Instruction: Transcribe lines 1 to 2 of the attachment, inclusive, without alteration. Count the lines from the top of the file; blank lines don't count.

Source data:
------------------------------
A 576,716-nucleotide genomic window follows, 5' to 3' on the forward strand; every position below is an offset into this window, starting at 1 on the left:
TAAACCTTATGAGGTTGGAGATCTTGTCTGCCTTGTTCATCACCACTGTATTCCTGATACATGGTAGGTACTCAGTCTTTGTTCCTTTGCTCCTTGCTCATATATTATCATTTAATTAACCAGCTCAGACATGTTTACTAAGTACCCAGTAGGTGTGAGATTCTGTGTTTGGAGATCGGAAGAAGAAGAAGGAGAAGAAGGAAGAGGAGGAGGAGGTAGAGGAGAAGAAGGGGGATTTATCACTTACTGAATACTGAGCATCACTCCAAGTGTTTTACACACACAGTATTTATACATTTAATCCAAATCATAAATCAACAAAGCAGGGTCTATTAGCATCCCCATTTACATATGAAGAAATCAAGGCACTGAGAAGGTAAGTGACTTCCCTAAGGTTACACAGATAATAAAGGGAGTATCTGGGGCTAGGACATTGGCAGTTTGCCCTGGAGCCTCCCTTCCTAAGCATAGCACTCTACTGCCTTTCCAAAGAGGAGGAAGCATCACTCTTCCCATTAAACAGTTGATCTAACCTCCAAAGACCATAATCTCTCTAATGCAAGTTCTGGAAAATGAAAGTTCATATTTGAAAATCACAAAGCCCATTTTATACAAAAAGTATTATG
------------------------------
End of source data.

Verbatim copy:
A 576,716-nucleotide genomic window follows, 5' to 3' on the forward strand; every position below is an offset into this window, starting at 1 on the left:
TAAACCTTATGAGGTTGGAGATCTTGTCTGCCTTGTTCATCACCACTGTATTCCTGATACATGGTAGGTACTCAGTCTTTGTTCCTTTGCTCCTTGCTCATATATTATCATTTAATTAACCAGCTCAGACATGTTTACTAAGTACCCAGTAGGTGTGAGATTCTGTGTTTGGAGATCGGAAGAAGAAGAAGGAGAAGAAGGAAGAGGAGGAGGAGGTAGAGGAGAAGAAGGGGGATTTATCACTTACTGAATACTGAGCATCACTCCAAGTGTTTTACACACACAGTATTTATACATTTAATCCAAATCATAAATCAACAAAGCAGGGTCTATTAGCATCCCCATTTACATATGAAGAAATCAAGGCACTGAGAAGGTAAGTGACTTCCCTAAGGTTACACAGATAATAAAGGGAGTATCTGGGGCTAGGACATTGGCAGTTTGCCCTGGAGCCTCCCTTCCTAAGCATAGCACTCTACTGCCTTTCCAAAGAGGAGGAAGCATCACTCTTCCCATTAAACAGTTGATCTAACCTCCAAAGACCATAATCTCTCTAATGCAAGTTCTGGAAAATGAAAGTTCATATTTGAAAATCACAAAGCCCATTTTATACAAAAAGTATTATG